Effects of reablement programs for older people: A systematic review and meta‐analysis

      Summary of relevance

      • Problem or issue: Inactivity among older people effects their physical fitness and is associated to frailty, fall risks, and diminishing physical functionality.
      • What is already known: Reablement programs implemented or supported by healthcare professionals have shown positive impact on retaining and restoring needed skills.
      • What this paper adds: This review provides evidence that reablement intervention helps older people to regain functional ability with heterogeneous results relating to quality of life, hospitalisation, and unplanned emergency departments visits.



      Reablement intervention programs are designed to support independence for older people by helping them retain and restore capacity with regularly used needed skills. This comprehensive systematic review and meta-analysis sought to update and synthesise evidence for the effectiveness of reablement programs for older people.


      To examine the effect of the reablement programs for older people over 65 years of age. Reablement intervention programs are designed to support independence for older people by helping them retain and restore capacity with regularly used needed skills.


      This systematic review and meta-analysis were performed adhering to the Preferred Reporting Items for Systematic Reviews and Meta-Analyses guidelines. Several databases were searched. No language restrictions were applied. The Cochrane Risk of Bias tool and ReMan5.3.3 were used for quality assessment and meta-analysis.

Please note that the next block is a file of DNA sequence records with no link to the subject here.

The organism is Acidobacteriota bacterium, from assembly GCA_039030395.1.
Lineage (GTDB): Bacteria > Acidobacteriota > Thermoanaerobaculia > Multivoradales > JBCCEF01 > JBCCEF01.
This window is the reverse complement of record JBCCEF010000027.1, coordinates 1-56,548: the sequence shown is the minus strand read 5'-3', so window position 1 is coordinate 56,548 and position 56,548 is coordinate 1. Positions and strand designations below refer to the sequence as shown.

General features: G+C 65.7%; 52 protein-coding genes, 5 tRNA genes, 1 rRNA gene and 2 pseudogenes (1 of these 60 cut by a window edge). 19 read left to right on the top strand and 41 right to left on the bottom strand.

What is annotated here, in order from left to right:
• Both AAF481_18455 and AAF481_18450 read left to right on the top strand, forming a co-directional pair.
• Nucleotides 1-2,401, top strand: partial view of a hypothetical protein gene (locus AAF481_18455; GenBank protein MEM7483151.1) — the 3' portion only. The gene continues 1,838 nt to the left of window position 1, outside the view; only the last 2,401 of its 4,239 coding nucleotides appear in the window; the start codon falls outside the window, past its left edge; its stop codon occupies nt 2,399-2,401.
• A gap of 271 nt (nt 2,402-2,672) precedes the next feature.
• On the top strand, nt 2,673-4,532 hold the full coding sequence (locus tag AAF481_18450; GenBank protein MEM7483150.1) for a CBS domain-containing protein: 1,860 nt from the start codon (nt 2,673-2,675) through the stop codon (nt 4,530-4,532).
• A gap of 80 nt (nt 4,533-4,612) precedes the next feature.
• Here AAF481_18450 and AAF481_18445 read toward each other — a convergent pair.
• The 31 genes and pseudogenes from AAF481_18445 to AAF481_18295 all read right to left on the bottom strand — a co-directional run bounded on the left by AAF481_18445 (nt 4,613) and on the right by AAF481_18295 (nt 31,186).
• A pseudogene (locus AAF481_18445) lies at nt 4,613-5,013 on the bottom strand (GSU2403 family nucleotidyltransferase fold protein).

The effectiveness of the reablement programs for older people was examined on outcomes of Activities of Daily Living, Instrumental Activities of Daily Living, quality of life, unplanned emergency departments visits and hospitalisation. Ten studies comprising 3,247 older people showed the positive benefits of the reablement programs on Activities of Daily Living, and Instrumental Activities of Daily Living. However, there were no observed significant differences on improving quality of life, hospitalisation and unplanned emergency visits in our meta-analysis.


      Published research on reablement programs is currently limited. While well-designed reablement intervention programs can have a positive impact on function among older people there is heterogeneity of results in the literature with respect to quality of life, hospitalisation and unplanned visits to the emergency department. Additional research and studies with rigorous methodological quality are needed in this important space.


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